The other dark side, is parents bullying other parents. The idea that it “takes a village” has been supplanted by “police state parenting” – parents shaming other parents. Mothers who stay at home, bullying mothers who work. Mothers who work, bullying mothers who stay at home. PTA mothers turning the PTA into their bully pulpit. Parents standing in corners, talking in hushed tones and shaming parents who actually let their child take a city bus or let themselves into an empty home at the end of the day. Instead of offering empathy and support, there is a tendency for more than a few parents to issue shame and criticism. The culture of parental bullying can turn parenting into a competitive blood sport rather than a collaborative endeavor. Our children do as we do. It’s that simple.
What can we do? It is too easy to say that “life is high school” and bullying needs to be part of the parenting journey. There are steps we can take to survive the treacherous waters of parental bullying.
1. Find a tribe of parental advocates. Find your allies. Whether that means sharing rides, dinners, keeping an eye out for each other, sharing information – find that tribe, and create your villages. Parents need support. Draw close to the parents who can provide this type of support, and set boundaries with those who cannot. Make your own villages.
2. Stop falling for prevailing rhetoric and battle-lines. If you are a parent, you understand other parents. It doesn’t matter if they work outside the home, run a business from their home, or are not currently employed outside the home. These artificial distinctions are a way for society to divide women. Mothers love their kids – that’s all the commonality you need. Don’t fall for these artificial battle lines. Connect through empathy.
3. Walk away from parental bullies. Just like a playground fight has no winners, that rule applies for parents too. Entitled, combative and toxic parents are pathologically insecure and that means they are not good for you. Set boundaries and keep your distance. This can be complicated if your child befriends a bully’s children, do not make your battle your child’s problem. Find a way to set healthy boundaries, and do not engage.
4. Don’t get in the mud. Don’t become part of the parental gossip machine. It’s easy to fall back into that need to “belong” and get caught in the titter of parental gossip, just don’t! Gossip is a gateway to more bullying. Do not get drawn into social media prattle about other parents. Keep it clean, the last thing you want to model for your child is this kind of toxic behavior.
5. Advocate for your child in a healthy manner. It is normal to want to do right by your child, communicate with their teachers, stay abreast of school information, and be an informed parent. That does not mean asking for special dispensation for your child. You are doing your child no favors by doing that, and it undermines the ability of teachers, administrators, and coaches to optimally work with your child. If you are having difficulties with an adult who is working with your child, approach these challenges through appropriate channels. All children are special, do not give them the message that they are more special than others, and teach them the grotesque lesson of entitlement.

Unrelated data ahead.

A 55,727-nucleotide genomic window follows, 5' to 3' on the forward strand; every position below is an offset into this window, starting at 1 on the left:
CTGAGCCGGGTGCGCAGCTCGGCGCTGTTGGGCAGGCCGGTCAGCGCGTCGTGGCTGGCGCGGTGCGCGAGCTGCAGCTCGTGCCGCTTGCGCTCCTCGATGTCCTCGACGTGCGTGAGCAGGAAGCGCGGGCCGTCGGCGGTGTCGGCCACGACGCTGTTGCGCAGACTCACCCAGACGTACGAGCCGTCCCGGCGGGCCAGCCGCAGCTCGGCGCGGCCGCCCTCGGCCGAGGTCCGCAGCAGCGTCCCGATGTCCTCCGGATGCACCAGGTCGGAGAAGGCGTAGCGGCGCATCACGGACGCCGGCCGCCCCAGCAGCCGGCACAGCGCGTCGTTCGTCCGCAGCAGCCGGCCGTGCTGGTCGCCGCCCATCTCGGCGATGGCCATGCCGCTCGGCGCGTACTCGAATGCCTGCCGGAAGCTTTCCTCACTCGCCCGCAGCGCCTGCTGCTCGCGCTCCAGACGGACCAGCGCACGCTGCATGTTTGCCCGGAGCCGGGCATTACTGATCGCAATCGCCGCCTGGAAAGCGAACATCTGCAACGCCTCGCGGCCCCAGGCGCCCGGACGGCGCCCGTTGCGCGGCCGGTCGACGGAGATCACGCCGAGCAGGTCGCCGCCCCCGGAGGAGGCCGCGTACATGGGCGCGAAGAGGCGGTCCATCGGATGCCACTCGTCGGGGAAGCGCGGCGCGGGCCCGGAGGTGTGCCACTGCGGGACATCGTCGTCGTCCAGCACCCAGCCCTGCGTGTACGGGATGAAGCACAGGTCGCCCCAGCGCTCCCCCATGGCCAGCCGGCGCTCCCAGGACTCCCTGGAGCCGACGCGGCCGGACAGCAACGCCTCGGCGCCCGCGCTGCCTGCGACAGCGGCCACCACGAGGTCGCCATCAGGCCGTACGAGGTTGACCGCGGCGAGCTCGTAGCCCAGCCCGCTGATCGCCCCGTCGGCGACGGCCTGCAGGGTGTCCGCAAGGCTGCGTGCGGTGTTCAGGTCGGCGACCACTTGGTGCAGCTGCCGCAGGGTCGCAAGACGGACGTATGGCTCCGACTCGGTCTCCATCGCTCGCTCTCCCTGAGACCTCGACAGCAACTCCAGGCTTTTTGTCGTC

Dr. Ramani Durvasula is a licensed clinical psychologist in private practice and Professor of Psychology at California State University, Los Angeles. Dr. Ramani speaks on a wide variety of topics that help people reach their full potential in their relationships, jobs, and family, but most of all - for themselves. Dr. Ramani works with TONE Networks, an online resource and community for women who want to grow personally and professionally. She is the “Relationship Expert” at TONE providing concise “How To” expertise on all types of relationship issues. She is the author of Should I Stay or Should I Go: Surviving a Relationship With a Narcissist. As an expert on narcissism, she recognizes that it has changed the American landscape – particularly our health, workplaces and relationships, and that authenticity may be the only "narcissism antidote” we have.
In her book You Are WHY You Eat, Dr. Ramani teaches us to unearth our inner voice, and let it be heard, to trust ourselves and act from the gut, while making that gut smaller at the same time. She shows us that understanding WHY we eat can lead to real and lasting change--both in weight loss and all other areas of life.
She is currently at work on a new book about staying sane in our era of narcissism and entitlement.
Dr. Ramani has contributed to The New York Times, Health Magazine, Bustle, The Megyn Kelly Today Show, ABC, NBC, The Wall Street Journal, Pop Sugar, and more.
Learn more about Dr. Ramani here.